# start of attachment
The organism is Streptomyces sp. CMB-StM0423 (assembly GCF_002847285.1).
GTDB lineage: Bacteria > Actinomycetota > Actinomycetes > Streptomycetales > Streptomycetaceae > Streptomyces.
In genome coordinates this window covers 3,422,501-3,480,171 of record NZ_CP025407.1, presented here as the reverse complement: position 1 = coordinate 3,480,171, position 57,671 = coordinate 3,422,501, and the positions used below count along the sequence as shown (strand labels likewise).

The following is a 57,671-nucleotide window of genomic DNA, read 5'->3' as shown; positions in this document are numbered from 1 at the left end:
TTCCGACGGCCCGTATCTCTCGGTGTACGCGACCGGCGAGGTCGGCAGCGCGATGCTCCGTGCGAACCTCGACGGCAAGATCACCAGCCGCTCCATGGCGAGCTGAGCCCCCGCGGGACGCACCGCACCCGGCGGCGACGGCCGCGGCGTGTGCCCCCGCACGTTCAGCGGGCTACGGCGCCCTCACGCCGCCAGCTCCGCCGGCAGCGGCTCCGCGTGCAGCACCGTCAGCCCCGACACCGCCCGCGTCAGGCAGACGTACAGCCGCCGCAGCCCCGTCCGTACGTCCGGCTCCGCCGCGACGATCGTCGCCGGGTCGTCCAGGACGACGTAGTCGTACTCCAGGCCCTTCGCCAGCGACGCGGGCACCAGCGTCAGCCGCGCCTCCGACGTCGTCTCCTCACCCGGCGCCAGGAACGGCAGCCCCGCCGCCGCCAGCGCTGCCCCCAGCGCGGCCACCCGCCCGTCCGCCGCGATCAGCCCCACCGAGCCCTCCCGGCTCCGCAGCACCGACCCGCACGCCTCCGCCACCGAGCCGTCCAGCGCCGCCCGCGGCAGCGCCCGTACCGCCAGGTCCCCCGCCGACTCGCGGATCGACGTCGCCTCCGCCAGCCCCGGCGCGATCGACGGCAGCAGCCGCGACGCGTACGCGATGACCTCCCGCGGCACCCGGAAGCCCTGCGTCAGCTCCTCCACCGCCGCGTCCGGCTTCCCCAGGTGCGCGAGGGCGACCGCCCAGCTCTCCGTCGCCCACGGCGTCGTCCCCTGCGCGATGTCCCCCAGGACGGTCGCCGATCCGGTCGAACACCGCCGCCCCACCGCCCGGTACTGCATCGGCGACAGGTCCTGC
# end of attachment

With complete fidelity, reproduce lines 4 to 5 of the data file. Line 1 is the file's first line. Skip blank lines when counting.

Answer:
The following is a 57,671-nucleotide window of genomic DNA, read 5'->3' as shown; positions in this document are numbered from 1 at the left end:
TTCCGACGGCCCGTATCTCTCGGTGTACGCGACCGGCGAGGTCGGCAGCGCGATGCTCCGTGCGAACCTCGACGGCAAGATCACCAGCCGCTCCATGGCGAGCTGAGCCCCCGCGGGACGCACCGCACCCGGCGGCGACGGCCGCGGCGTGTGCCCCCGCACGTTCAGCGGGCTACGGCGCCCTCACGCCGCCAGCTCCGCCGGCAGCGGCTCCGCGTGCAGCACCGTCAGCCCCGACACCGCCCGCGTCAGGCAGACGTACAGCCGCCGCAGCCCCGTCCGTACGTCCGGCTCCGCCGCGACGATCGTCGCCGGGTCGTCCAGGACGACGTAGTCGTACTCCAGGCCCTTCGCCAGCGACGCGGGCACCAGCGTCAGCCGCGCCTCCGACGTCGTCTCCTCACCCGGCGCCAGGAACGGCAGCCCCGCCGCCGCCAGCGCTGCCCCCAGCGCGGCCACCCGCCCGTCCGCCGCGATCAGCCCCACCGAGCCCTCCCGGCTCCGCAGCACCGACCCGCACGCCTCCGCCACCGAGCCGTCCAGCGCCGCCCGCGGCAGCGCCCGTACCGCCAGGTCCCCCGCCGACTCGCGGATCGACGTCGCCTCCGCCAGCCCCGGCGCGATCGACGGCAGCAGCCGCGACGCGTACGCGATGACCTCCCGCGGCACCCGGAAGCCCTGCGTCAGCTCCTCCACCGCCGCGTCCGGCTTCCCCAGGTGCGCGAGGGCGACCGCCCAGCTCTCCGTCGCCCACGGCGTCGTCCCCTGCGCGATGTCCCCCAGGACGGTCGCCGATCCGGTCGAACACCGCCGCCCCACCGCCCGGTACTGCATCGGCGACAGGTCCTGC